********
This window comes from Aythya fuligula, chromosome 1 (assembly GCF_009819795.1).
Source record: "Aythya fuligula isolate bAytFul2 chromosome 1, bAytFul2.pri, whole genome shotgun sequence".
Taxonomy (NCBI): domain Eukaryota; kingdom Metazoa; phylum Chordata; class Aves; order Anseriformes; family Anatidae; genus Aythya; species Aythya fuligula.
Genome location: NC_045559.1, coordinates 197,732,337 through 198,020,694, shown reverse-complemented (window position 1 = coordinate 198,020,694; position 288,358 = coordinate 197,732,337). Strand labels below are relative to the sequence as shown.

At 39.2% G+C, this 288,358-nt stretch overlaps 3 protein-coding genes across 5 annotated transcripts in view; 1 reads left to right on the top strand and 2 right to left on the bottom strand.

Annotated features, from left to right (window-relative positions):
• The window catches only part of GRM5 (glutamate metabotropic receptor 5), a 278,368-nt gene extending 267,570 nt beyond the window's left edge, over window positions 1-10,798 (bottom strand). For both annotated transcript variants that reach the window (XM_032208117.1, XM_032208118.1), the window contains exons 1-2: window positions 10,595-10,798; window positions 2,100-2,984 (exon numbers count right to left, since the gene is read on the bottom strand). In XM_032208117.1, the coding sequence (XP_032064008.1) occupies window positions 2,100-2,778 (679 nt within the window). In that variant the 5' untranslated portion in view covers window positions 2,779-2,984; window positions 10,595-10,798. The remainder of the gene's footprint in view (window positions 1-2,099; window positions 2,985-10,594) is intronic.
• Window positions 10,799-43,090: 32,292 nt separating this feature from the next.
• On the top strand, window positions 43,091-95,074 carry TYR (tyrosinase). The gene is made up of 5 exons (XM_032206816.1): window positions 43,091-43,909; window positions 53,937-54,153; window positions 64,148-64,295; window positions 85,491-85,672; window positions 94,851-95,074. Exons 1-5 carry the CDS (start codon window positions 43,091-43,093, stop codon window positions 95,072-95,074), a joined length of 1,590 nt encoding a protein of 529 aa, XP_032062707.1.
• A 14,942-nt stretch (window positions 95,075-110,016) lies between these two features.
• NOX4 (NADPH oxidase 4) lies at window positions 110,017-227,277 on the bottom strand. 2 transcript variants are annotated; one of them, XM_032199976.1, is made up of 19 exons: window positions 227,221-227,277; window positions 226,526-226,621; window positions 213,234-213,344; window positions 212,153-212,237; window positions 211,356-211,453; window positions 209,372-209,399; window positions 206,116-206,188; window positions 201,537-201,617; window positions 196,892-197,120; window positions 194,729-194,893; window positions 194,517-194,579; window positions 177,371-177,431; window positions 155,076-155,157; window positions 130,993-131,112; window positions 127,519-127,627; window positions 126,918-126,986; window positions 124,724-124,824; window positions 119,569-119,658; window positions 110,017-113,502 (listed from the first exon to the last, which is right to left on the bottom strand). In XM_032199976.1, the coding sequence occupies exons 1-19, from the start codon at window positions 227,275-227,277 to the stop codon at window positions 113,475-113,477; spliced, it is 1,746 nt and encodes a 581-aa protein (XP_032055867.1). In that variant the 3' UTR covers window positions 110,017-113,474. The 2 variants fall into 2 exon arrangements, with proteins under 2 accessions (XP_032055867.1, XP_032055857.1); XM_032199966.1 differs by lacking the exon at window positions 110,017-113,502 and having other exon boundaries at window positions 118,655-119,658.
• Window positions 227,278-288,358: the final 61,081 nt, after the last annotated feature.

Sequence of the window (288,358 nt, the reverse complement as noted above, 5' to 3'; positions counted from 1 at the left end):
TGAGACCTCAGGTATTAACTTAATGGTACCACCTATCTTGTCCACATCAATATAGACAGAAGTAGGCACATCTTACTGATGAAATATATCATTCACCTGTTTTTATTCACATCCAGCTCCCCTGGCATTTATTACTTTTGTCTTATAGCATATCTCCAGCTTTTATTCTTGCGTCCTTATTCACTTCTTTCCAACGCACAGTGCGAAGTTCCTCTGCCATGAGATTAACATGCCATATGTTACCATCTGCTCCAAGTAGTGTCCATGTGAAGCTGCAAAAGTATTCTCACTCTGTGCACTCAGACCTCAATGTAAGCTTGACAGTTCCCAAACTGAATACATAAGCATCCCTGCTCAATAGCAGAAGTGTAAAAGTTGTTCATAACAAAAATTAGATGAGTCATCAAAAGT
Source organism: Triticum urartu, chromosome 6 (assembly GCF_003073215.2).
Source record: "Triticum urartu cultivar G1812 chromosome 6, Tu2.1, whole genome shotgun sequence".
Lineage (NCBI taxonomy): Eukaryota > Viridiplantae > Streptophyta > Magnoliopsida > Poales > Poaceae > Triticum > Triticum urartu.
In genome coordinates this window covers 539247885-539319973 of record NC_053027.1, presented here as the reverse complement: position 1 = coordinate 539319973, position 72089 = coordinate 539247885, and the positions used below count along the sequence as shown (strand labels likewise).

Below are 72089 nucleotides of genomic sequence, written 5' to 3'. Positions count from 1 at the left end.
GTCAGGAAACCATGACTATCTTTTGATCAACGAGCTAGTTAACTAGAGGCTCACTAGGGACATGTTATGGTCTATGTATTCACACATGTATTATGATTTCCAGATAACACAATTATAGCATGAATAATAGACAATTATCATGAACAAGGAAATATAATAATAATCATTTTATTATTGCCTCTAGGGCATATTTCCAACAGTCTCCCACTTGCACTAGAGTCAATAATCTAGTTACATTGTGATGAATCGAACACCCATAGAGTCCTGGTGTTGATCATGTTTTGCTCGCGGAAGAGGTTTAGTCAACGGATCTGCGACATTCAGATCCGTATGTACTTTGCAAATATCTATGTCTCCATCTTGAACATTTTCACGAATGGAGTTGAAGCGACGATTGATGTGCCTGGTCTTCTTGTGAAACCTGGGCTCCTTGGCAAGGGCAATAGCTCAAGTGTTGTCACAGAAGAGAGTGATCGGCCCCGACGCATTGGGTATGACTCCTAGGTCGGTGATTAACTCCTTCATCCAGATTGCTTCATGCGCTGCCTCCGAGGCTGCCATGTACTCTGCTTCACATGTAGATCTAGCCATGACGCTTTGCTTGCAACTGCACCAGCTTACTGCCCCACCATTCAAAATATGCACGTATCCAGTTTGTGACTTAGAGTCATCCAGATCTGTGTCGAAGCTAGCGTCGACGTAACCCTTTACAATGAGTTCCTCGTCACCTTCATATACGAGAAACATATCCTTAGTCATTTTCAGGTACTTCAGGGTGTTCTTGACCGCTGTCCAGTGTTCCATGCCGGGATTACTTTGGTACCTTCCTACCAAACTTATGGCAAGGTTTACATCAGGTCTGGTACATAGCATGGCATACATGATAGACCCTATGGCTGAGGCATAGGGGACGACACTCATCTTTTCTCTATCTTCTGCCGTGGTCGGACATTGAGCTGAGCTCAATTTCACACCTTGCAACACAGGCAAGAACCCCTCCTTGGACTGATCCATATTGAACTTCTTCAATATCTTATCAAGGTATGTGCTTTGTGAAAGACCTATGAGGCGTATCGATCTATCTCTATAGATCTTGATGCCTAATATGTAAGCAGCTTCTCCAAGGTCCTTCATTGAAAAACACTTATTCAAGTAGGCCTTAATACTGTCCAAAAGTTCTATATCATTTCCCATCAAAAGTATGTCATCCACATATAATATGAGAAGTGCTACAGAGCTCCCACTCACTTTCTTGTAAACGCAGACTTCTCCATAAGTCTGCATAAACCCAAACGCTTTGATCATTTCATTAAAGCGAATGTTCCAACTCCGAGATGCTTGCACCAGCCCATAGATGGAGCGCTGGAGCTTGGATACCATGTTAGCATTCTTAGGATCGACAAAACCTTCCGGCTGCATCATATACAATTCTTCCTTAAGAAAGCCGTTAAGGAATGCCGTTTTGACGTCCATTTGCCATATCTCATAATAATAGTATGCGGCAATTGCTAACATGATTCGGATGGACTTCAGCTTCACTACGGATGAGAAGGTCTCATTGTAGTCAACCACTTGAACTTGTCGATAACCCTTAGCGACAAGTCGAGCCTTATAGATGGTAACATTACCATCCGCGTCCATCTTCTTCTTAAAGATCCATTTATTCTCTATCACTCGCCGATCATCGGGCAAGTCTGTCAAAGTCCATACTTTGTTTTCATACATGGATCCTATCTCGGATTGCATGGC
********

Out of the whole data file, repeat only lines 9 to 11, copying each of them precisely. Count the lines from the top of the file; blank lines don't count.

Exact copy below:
• On the top strand, window positions 43,091-95,074 carry TYR (tyrosinase). The gene is made up of 5 exons (XM_032206816.1): window positions 43,091-43,909; window positions 53,937-54,153; window positions 64,148-64,295; window positions 85,491-85,672; window positions 94,851-95,074. Exons 1-5 carry the CDS (start codon window positions 43,091-43,093, stop codon window positions 95,072-95,074), a joined length of 1,590 nt encoding a protein of 529 aa, XP_032062707.1.
• A 14,942-nt stretch (window positions 95,075-110,016) lies between these two features.
• NOX4 (NADPH oxidase 4) lies at window positions 110,017-227,277 on the bottom strand. 2 transcript variants are annotated; one of them, XM_032199976.1, is made up of 19 exons: window positions 227,221-227,277; window positions 226,526-226,621; window positions 213,234-213,344; window positions 212,153-212,237; window positions 211,356-211,453; window positions 209,372-209,399; window positions 206,116-206,188; window positions 201,537-201,617; window positions 196,892-197,120; window positions 194,729-194,893; window positions 194,517-194,579; window positions 177,371-177,431; window positions 155,076-155,157; window positions 130,993-131,112; window positions 127,519-127,627; window positions 126,918-126,986; window positions 124,724-124,824; window positions 119,569-119,658; window positions 110,017-113,502 (listed from the first exon to the last, which is right to left on the bottom strand). In XM_032199976.1, the coding sequence occupies exons 1-19, from the start codon at window positions 227,275-227,277 to the stop codon at window positions 113,475-113,477; spliced, it is 1,746 nt and encodes a 581-aa protein (XP_032055867.1). In that variant the 3' UTR covers window positions 110,017-113,474. The 2 variants fall into 2 exon arrangements, with proteins under 2 accessions (XP_032055867.1, XP_032055857.1); XM_032199966.1 differs by lacking the exon at window positions 110,017-113,502 and having other exon boundaries at window positions 118,655-119,658.